In Colour (Young Turks)
Dance is a diverse form of magic. Presented professionally, it is valorised as an art in its own right: a display of finesse and precision, immaculate and expressive. In its more accessible and common guise, on the other hand, ideas of craft are abandoned in lieu of a fundamental reach for escapism. Dancing leaves our brains on the backburner and releases our energy physically, clouding the regard for one’s own image (hence the risk of looking like a bit of a muppet). The feeling overrules the thinking, and – especially in concentrated environments – the rush of released endorphins unlocks a transcendental feeling of bliss: a sense of belonging and infinite potential, as anxieties melt away along with self-consciousness. The mechanics of the pleasure are incredibly basic, but a great dance record can make an instant, visceral connection such as this, where the compulsion is so swift and compelling that it utterly transports the listener.
He may be only several years into his career, but Jamie ‘xx’ Smith has already demonstrated an intuitive grasp of how dance music functions, applying his sonic Midas touch with an acuity which can be breathtaking. His reputation has steadily grown since his emergence in the late-noughties, operating as the thoughtful backbone of quiet champions The xx, remix artist par excellence, and producer-of-choice for a burgeoning legion of famous fans including Drake and Alicia Keys. With his CV so impressively stacked, Smith has become one of the leading lights in contemporary dance music, even if his persona is one which seems to be permanently shrouded at the back of the club. Surrounded by his more outspoken collaborators, he resembles a watcher in the shadows; a magpie whose curious mind is constantly alert to the sounds around him. As a result, even while heavily invested in his tentpole projects, Smith has amassed a broad collection of field notes and sonic morsels, which he decided to corral into his first solo album as late as autumn 2014.
It speaks dividends about Smith’s talent that in spite of its casual conception, In Colour is a phenomenal result. Smith takes the world chronicled in The xx’s work – lonely, delicate confessionals as intimate as whispers between friends – and floods it with light, filling the empty spaces with mesmeric beats, bright splashes of keyboards, and samples – of his own candid footage and homages to past greats alike. The xx’s music never sounds less than intensely personal, and Smith’s own sculptures can serve as insights into the tastes of an insatiable audiophile. Yet the auteur’s audience-savvy instincts elevate these tracks far beyond personal indulgence, as he taps into that transcendental escapism with a consistency that dazzles.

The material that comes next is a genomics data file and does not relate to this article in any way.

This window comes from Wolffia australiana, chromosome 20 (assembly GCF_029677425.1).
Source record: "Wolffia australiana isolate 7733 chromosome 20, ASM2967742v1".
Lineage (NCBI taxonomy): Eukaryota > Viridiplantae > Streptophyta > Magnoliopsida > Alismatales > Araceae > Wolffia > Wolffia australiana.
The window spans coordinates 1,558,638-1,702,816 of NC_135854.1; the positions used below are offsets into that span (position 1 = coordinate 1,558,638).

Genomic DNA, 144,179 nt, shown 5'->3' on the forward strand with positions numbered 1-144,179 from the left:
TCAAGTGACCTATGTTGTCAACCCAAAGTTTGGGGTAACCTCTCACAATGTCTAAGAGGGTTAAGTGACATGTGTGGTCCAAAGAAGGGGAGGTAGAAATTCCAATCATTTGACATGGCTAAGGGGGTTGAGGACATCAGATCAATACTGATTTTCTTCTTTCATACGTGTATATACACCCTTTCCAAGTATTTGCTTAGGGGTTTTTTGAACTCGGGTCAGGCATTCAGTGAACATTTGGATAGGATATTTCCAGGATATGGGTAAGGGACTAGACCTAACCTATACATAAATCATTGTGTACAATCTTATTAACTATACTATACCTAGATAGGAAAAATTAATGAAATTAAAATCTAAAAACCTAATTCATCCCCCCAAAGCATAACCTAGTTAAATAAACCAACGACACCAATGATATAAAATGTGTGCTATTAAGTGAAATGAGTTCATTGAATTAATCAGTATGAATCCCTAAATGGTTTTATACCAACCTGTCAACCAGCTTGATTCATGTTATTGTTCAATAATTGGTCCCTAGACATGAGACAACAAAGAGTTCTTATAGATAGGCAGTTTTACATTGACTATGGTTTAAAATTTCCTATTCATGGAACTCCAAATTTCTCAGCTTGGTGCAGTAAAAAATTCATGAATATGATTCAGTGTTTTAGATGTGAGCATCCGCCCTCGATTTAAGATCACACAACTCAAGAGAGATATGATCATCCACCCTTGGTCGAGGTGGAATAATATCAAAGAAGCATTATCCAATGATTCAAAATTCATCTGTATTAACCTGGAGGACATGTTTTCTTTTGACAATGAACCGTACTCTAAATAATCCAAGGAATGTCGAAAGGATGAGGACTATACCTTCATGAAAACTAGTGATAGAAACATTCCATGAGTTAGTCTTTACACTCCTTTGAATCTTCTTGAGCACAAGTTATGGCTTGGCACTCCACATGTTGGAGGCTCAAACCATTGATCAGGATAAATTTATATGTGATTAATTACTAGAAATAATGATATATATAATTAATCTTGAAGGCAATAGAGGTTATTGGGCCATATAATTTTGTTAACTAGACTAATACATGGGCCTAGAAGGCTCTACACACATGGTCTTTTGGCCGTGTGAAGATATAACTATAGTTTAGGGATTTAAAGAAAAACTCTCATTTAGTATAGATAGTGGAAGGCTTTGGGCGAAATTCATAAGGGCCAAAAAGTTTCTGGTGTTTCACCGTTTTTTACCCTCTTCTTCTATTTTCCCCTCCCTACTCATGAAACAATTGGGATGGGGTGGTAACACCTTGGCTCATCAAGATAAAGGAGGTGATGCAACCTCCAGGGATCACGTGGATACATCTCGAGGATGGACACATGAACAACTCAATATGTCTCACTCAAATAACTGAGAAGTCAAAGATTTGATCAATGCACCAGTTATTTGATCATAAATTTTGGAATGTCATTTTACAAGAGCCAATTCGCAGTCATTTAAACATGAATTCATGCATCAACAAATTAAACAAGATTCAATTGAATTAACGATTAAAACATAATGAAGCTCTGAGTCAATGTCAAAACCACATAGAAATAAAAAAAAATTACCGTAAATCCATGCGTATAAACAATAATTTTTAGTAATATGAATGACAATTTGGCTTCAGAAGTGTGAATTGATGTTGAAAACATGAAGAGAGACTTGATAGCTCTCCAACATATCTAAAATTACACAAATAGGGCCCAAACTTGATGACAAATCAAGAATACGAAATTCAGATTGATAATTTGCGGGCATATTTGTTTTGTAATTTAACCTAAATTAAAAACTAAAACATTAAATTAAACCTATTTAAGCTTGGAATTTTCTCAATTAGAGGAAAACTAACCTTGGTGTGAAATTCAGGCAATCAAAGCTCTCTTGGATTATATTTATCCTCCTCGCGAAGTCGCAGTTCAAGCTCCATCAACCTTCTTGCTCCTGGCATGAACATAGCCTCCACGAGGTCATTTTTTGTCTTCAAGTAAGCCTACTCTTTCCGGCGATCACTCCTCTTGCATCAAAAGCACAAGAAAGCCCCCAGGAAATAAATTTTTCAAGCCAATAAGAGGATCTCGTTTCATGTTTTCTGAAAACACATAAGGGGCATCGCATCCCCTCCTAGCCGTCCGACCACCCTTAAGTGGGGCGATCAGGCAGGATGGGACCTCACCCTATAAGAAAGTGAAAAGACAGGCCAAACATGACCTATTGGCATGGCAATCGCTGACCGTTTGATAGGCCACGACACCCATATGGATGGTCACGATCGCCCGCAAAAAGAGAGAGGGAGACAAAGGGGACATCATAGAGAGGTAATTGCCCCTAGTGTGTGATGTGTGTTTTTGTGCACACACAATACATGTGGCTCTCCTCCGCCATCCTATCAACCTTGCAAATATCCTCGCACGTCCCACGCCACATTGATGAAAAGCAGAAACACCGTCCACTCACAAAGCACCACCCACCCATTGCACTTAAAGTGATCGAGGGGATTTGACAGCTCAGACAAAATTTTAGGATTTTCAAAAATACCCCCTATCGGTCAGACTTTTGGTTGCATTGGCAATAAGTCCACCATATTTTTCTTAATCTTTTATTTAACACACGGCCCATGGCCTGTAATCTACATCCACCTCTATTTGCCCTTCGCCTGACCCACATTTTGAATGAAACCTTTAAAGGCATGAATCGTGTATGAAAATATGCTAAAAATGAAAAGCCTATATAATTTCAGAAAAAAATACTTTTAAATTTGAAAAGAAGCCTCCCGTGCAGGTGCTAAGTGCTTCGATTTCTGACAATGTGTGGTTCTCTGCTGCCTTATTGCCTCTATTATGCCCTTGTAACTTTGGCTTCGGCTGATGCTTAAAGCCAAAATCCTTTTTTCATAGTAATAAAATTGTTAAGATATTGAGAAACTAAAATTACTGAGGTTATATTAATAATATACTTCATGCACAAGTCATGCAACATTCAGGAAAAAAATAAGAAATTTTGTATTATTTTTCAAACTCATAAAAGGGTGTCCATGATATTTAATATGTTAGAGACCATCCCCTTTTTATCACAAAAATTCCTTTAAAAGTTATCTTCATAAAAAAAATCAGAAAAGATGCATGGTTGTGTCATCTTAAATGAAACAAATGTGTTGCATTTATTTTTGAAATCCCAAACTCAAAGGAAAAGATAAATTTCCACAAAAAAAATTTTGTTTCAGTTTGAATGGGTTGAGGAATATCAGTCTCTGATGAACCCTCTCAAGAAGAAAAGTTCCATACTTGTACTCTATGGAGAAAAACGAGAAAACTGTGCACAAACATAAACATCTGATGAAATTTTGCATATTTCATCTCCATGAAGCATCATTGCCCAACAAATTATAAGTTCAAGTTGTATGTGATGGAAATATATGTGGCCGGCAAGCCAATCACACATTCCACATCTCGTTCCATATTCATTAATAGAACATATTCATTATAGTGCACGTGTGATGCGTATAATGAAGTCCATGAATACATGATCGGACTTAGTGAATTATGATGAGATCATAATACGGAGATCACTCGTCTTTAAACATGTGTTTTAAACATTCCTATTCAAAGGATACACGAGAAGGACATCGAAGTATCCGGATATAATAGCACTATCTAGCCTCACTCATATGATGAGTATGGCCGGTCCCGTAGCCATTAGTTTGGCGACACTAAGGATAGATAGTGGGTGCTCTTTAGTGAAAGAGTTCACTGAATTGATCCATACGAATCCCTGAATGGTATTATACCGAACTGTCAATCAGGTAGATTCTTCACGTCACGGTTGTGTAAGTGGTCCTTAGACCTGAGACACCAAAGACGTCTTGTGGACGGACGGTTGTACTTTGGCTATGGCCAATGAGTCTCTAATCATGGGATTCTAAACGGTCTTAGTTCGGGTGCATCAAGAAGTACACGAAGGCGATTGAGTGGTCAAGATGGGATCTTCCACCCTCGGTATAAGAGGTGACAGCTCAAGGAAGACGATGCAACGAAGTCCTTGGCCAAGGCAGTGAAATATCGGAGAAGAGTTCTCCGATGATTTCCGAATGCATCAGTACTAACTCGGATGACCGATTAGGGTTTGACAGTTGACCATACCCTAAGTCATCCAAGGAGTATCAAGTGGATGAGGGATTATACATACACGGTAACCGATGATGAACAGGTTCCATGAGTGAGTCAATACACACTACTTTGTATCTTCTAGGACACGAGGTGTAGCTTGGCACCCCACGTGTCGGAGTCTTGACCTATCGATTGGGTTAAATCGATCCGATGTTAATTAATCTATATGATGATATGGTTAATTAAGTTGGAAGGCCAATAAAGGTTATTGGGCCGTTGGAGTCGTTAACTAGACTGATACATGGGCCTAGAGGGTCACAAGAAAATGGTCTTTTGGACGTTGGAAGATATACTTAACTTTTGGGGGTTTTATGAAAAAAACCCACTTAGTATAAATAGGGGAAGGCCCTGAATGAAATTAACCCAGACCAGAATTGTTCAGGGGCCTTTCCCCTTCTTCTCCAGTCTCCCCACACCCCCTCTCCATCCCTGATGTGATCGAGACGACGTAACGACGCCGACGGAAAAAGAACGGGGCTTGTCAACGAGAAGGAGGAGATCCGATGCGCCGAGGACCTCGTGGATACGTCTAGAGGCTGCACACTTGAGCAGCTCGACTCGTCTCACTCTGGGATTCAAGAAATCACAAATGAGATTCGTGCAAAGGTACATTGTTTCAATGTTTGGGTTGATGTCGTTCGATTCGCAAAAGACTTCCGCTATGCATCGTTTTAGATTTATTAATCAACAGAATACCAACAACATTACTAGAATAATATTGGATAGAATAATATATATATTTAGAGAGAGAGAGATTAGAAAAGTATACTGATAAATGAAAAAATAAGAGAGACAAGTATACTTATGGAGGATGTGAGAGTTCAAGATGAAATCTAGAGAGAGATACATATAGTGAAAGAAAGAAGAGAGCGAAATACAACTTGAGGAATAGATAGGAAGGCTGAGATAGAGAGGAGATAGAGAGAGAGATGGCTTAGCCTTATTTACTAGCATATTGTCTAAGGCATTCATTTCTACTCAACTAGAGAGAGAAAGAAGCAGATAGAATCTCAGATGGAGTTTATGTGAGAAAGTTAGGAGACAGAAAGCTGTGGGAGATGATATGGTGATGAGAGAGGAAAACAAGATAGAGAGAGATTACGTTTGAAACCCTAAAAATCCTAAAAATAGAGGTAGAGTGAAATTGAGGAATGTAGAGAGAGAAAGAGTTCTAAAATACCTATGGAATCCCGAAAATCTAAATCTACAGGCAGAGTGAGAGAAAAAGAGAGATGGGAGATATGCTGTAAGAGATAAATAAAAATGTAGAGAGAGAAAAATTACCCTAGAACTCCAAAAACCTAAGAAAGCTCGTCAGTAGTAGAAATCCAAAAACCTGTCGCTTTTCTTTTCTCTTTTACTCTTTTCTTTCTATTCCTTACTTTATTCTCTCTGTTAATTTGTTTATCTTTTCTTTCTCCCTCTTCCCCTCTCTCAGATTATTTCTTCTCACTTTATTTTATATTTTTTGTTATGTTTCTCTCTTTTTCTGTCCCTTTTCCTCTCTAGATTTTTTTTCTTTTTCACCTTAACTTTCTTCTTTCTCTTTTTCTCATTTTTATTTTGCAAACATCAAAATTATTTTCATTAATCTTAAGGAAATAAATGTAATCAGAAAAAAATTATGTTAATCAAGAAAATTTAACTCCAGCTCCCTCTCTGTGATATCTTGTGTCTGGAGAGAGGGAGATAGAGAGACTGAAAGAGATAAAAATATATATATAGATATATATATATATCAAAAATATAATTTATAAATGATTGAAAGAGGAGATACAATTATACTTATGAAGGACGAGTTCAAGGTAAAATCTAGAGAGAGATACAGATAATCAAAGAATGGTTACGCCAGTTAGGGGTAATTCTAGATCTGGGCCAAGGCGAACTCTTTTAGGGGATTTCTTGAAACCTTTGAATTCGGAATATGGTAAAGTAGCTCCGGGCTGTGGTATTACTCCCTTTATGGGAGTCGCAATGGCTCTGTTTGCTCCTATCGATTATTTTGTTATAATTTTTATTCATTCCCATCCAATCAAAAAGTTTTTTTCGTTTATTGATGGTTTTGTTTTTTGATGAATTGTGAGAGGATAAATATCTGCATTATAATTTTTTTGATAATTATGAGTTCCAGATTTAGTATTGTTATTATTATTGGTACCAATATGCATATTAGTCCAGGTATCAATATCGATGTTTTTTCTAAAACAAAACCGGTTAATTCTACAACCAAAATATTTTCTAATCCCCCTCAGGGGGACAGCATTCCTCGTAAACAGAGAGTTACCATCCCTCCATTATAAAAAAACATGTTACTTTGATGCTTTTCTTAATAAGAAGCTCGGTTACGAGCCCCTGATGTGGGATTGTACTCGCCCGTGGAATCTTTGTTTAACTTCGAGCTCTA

The irresistible tug of ‘Gosh’ dispenses such magic immediately. Its playful pirate radio samples and seismic, siren-like crescendos harness the wide-eyed excitement associated with the beginning of a journey – in most cases, a Journey to the Centre of the Rave. The effective, gleefully deliberate build-up is a sheer joy to return to, but as with much of In Colour, it’s a trick that never feels overthought. It’s polished, but not obsessively so, and likewise, Smith’s many influences are assimilated into the odyssey without sounding clunky or distracting. ‘Sleep Sound’ draws from the same twinkling ambience as Until the Quiet Comes-era Flying Lotus, braiding together dreamily cascading melodies and staccato vocal snippets into a pulsing shuffle. Elsewhere, one senses the warmth of Caribou, swirls of Orbital, and the starry fug of Floating Points, all brushed between the rave-ready beats which jump between ’90s house and modern breakbeat.
And then there’s the presence of The xx, whose signatures are never fully abandoned. While In Colour‘s trip is Smith’s own brainchild, these ‘narratives’ occasionally overlap with those of The xx, as Romy Madley Croft and Oliver Sim’s brief appearances come across like parallel events witnessed in the same space. It’s a balance perfected on ‘SeeSaw’, where Madley Croft’s voice floats in and out of the warm clatter like a solitary individual in a packed club. She makes a more direct return for ‘Loud Places’, though her yearning vocal is subverted and then glorified as Smith twists the melancholia into a neo-gospel plume, with the aid of Idris Muhammad’s ‘Could Heaven Ever Be Like This’. Sim’s own outing on ‘Stranger in a Room’ is the cut which cleaves most closely to The xx’s traditional template, but the burbling electronic melody keeps the line drawn without disrupting In Colour‘s headier flow.
But leaving aside all baggage and just looking into the manifest sounds, In Colour is distinctive and flavoursome enough to stand alone. Put simply, these are just great tunes, man. They don’t need overwrought analyses or lofty interpretations to work, because they sound terrific of their own accord; sleeky produced and seamlessly sequenced into a fantastic single listen. As with all nights out, there is a misstep or two along the way; most noticeably the cameo of Young Thug, whose incongruously X-rated verses almost derail the otherwise glorious ‘I Know There’s Gonna Be (Good Times)’. His crude wordplay chafes awkwardly with the album’s otherwise blissful tone, but if you can tune out Thug’s references to his squishy dick, there’s barely a blemish to be found on In Colour. From the giddy pulse of ‘Gosh’ through to the crystal-cool swagger of ‘Girl’, it’s a near-flawless showcase for Smith to loosen up and transport his audience to higher places, proving dance’s power as a catalyst for an extraordinary experience.
“OH MY GOSH.”